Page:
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Elected Wet’suwet’en chiefs are calling on Carolyn Bennett—the Crown-Indigenous Relations Minister—to resign immediately, after an agreement between the hereditary chiefs, Ottawa and BC was allegedly drafted without their permission.
Four elected chiefs are asking the federal and BC governments, in a joint statement, to dismiss the memorandum of understanding (MOU) concerning rights and title involving the hereditary chiefs. They are looking to start the negotiations over with elected leadership, according to CBC News.
Steps to bring Wet’suwet’en territory under traditional governance are included in the draft MOU. The agreement covers water land and revenue-sharing and also may give hereditary chiefs much more leverage in future resource development.
The statement comes after meetings between hereditary chiefs and elected chiefs and separate meetings with federal and provincial ministers.
Chief Dan George of Ts'ilh Kaz Koh First Nation signed the release along with Chief Rosemarie Skin of Skin Tyee Nation, Chief Patricia Prince of Nee Thai Buhn Indian Band and Chief Maureen Luggi of Wet'suwet'en First Nation.
When speaking with CBC News, Luggi said that elected chiefs are calling for Bennett’s resignation instead of Scott Fraser, the BC Indigenous Relations and Reconciliation Minister, because of the constitutional relationship Bennett has with First Nations as she is the minister representing the crown.
"In this instance, we are witnessing a failure of the Crown and we believe they are wanting to pursue negotiations and leaving a certain group of people out," Luggi noted.
"When you look at Aboriginal rights and title, they are collective rights and all members and all of our interests must be respected at every stage."
Luggi added that elected chiefs are thinking about taking legal action.
"How do they expect to receive or achieve ratification if this is how things are starting out right now?" Luggi said.
A six hour meeting was held virtually by elected chiefs on Thursday. The meeting was the first time they saw the draft MOU.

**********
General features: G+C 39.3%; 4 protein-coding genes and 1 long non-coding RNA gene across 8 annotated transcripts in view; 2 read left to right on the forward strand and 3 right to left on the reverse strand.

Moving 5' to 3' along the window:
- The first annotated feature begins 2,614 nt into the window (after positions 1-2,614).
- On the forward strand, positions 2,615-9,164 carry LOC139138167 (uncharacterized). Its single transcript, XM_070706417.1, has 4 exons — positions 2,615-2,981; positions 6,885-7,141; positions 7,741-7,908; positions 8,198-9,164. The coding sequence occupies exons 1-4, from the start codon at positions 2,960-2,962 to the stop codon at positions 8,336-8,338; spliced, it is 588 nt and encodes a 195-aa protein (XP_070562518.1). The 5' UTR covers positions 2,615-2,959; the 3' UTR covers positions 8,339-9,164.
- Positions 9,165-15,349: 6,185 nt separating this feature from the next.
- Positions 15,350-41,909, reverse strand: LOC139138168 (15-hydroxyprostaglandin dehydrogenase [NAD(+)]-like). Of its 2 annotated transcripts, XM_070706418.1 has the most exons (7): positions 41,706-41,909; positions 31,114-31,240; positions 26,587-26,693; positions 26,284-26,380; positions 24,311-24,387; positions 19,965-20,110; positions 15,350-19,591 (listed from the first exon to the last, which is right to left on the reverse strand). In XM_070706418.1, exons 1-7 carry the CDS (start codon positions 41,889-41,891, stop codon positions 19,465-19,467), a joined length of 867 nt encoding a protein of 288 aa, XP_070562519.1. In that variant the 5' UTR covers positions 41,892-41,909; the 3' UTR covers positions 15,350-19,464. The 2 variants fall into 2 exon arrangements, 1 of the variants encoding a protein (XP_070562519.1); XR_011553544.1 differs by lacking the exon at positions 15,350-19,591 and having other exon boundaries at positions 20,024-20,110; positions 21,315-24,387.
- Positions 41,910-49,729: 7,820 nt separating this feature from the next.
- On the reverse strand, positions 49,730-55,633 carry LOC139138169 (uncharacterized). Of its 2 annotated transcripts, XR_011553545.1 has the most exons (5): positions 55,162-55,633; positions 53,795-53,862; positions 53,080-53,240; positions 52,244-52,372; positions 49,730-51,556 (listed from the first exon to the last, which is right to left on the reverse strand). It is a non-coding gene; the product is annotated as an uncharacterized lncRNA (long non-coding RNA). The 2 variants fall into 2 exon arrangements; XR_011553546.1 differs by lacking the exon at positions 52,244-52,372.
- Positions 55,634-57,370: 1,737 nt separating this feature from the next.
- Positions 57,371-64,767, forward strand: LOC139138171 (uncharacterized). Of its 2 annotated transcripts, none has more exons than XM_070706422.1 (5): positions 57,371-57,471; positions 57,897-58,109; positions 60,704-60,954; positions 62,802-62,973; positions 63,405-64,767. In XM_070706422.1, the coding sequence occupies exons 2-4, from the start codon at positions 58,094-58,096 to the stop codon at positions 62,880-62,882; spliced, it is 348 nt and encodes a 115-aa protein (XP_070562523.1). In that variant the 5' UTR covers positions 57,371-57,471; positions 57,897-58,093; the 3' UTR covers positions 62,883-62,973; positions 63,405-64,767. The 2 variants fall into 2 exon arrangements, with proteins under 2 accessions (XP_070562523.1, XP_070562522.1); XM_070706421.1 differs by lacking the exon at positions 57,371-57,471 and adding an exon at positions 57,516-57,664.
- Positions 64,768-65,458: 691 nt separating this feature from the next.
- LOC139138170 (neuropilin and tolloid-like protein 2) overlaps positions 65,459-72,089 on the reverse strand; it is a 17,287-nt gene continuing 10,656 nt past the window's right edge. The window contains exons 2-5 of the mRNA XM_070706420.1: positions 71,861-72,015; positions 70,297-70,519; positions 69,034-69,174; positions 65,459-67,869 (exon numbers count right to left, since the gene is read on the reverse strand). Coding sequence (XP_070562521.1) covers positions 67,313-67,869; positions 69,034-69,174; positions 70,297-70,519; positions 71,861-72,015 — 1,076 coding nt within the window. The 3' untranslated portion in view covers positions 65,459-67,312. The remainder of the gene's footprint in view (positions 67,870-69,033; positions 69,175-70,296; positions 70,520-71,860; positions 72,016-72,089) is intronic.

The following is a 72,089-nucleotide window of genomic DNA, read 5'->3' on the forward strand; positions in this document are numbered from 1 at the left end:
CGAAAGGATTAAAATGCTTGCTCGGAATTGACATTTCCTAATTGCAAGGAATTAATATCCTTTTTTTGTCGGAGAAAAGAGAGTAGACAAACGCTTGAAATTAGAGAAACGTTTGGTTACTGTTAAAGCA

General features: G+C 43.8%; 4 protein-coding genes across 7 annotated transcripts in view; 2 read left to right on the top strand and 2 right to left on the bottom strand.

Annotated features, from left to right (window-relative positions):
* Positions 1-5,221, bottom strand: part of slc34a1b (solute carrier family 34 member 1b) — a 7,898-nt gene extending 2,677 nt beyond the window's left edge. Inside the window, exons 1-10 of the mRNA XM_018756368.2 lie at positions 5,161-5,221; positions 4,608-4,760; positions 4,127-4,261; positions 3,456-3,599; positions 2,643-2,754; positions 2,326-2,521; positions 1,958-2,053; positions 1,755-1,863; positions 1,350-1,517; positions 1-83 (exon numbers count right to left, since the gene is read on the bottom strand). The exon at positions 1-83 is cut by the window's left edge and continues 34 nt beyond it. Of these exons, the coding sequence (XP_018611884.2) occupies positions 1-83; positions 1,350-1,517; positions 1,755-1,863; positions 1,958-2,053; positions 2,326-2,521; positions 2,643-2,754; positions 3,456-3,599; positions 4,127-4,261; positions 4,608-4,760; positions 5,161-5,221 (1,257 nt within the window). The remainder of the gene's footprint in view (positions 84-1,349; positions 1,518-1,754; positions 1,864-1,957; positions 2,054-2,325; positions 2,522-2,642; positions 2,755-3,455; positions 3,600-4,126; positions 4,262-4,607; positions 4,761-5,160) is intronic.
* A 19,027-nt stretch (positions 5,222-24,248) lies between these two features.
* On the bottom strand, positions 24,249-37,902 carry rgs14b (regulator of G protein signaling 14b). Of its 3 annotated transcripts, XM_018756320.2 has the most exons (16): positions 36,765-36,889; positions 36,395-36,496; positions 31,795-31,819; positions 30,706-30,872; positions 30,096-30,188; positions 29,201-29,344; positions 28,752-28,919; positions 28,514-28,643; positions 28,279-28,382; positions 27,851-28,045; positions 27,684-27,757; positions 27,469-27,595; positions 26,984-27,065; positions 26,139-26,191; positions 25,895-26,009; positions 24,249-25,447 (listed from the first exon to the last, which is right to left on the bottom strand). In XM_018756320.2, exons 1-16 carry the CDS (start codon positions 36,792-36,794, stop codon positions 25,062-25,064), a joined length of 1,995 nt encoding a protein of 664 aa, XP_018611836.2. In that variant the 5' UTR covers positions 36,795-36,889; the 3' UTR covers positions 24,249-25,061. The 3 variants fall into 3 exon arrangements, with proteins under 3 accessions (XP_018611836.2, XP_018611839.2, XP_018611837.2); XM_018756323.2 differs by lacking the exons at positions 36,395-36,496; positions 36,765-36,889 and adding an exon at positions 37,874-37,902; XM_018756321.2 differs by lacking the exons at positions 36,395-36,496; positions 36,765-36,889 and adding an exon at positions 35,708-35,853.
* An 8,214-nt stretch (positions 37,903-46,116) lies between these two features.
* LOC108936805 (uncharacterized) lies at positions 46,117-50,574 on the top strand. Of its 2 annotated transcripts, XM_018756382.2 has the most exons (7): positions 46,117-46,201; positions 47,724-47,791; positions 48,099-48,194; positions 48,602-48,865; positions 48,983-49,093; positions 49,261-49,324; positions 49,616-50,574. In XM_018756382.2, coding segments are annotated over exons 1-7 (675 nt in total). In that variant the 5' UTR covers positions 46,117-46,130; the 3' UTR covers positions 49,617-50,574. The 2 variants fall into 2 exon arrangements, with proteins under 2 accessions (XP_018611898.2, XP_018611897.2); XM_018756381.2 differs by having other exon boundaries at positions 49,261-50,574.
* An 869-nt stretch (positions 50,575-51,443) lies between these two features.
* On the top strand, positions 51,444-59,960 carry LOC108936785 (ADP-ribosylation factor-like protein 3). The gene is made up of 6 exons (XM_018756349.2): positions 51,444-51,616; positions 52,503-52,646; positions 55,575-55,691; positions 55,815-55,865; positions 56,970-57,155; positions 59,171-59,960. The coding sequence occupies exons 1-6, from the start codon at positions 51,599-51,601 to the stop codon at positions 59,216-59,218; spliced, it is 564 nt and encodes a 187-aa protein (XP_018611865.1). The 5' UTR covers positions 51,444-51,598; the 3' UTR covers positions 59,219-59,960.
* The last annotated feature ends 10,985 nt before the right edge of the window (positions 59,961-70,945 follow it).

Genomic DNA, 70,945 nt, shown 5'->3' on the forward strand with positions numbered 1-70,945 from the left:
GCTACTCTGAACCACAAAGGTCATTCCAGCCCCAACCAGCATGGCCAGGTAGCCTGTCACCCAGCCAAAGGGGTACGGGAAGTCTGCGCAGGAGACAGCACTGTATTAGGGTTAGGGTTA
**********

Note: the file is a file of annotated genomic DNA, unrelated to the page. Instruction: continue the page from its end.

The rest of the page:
"The meeting was at the request of the Office of the Wet'suwet'en, but they treated us improperly and failed to adequately inform us regarding the proceedings and processes that have taken place to date," said the statement.
"They are not following the responsibility of the hereditary chiefs … To ignore their clan members and elected councils, something is terribly amiss."
The elected chiefs spoke to Bennet and Fraser over the phone last Thursday as well and shared their concerns.
"We reiterated to the ministers once again that the process they have conducted to date is completely unacceptable and disrespectful to our people," wrote the chiefs.
"We agree with the pursuit of negotiations for Wet'suwet'en rights and title, but we take issue with the improper consultation."
According to the elected chiefs, the hereditary chiefs have no legal authority to sign the documents for both groups as they do not represent them.
They elected chiefs also claim to be the legal authority for the territories.
A virtual signing of the document is set to take place on May 14 involving Fraser, Bennett and the hereditary chiefs. It will be publicly released after the signing.
A three-month negotiation period is set out by the MOU along with a months-long period of negotiations involving the transfer of jurisdiction for the territory in northern BC.
The MOU was brought forward after the disagreement between elected and hereditary chiefs on the Coastal GasLink pipeline. There have already been protests and blockades over the dispute that have had tough consequences on Canada’s economy.
The dispute over the pipeline will not be resolved with the MOU but it is meant to clarify who will be speaking for Wet’suwet’en people as negotiations continue.
The natural gas pipeline project is still opposed by most hereditary chiefs.